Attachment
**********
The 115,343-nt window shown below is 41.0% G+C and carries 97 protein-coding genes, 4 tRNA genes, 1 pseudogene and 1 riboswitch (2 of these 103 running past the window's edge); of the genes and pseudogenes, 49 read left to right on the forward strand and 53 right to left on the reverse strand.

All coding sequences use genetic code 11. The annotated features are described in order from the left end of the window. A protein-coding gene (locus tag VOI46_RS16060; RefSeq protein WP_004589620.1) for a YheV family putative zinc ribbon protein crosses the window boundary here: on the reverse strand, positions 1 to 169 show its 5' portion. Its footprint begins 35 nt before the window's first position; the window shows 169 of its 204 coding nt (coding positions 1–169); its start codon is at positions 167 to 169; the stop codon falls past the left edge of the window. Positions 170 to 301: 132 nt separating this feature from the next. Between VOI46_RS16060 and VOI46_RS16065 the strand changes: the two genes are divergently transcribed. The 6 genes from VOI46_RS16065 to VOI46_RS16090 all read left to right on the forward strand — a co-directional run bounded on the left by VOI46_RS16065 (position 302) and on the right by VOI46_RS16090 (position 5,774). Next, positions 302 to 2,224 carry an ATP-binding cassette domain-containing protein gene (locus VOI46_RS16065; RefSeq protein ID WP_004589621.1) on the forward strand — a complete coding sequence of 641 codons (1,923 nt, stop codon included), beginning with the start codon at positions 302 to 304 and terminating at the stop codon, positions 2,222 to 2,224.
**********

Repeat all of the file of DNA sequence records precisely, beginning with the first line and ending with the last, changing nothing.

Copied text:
The 115,343-nt window shown below is 41.0% G+C and carries 97 protein-coding genes, 4 tRNA genes, 1 pseudogene and 1 riboswitch (2 of these 103 running past the window's edge); of the genes and pseudogenes, 49 read left to right on the forward strand and 53 right to left on the reverse strand.

All coding sequences use genetic code 11. The annotated features are described in order from the left end of the window. A protein-coding gene (locus tag VOI46_RS16060; RefSeq protein WP_004589620.1) for a YheV family putative zinc ribbon protein crosses the window boundary here: on the reverse strand, positions 1 to 169 show its 5' portion. Its footprint begins 35 nt before the window's first position; the window shows 169 of its 204 coding nt (coding positions 1–169); its start codon is at positions 167 to 169; the stop codon falls past the left edge of the window. Positions 170 to 301: 132 nt separating this feature from the next. Between VOI46_RS16060 and VOI46_RS16065 the strand changes: the two genes are divergently transcribed. The 6 genes from VOI46_RS16065 to VOI46_RS16090 all read left to right on the forward strand — a co-directional run bounded on the left by VOI46_RS16065 (position 302) and on the right by VOI46_RS16090 (position 5,774). Next, positions 302 to 2,224 carry an ATP-binding cassette domain-containing protein gene (locus VOI46_RS16065; RefSeq protein ID WP_004589621.1) on the forward strand — a complete coding sequence of 641 codons (1,923 nt, stop codon included), beginning with the start codon at positions 302 to 304 and terminating at the stop codon, positions 2,222 to 2,224.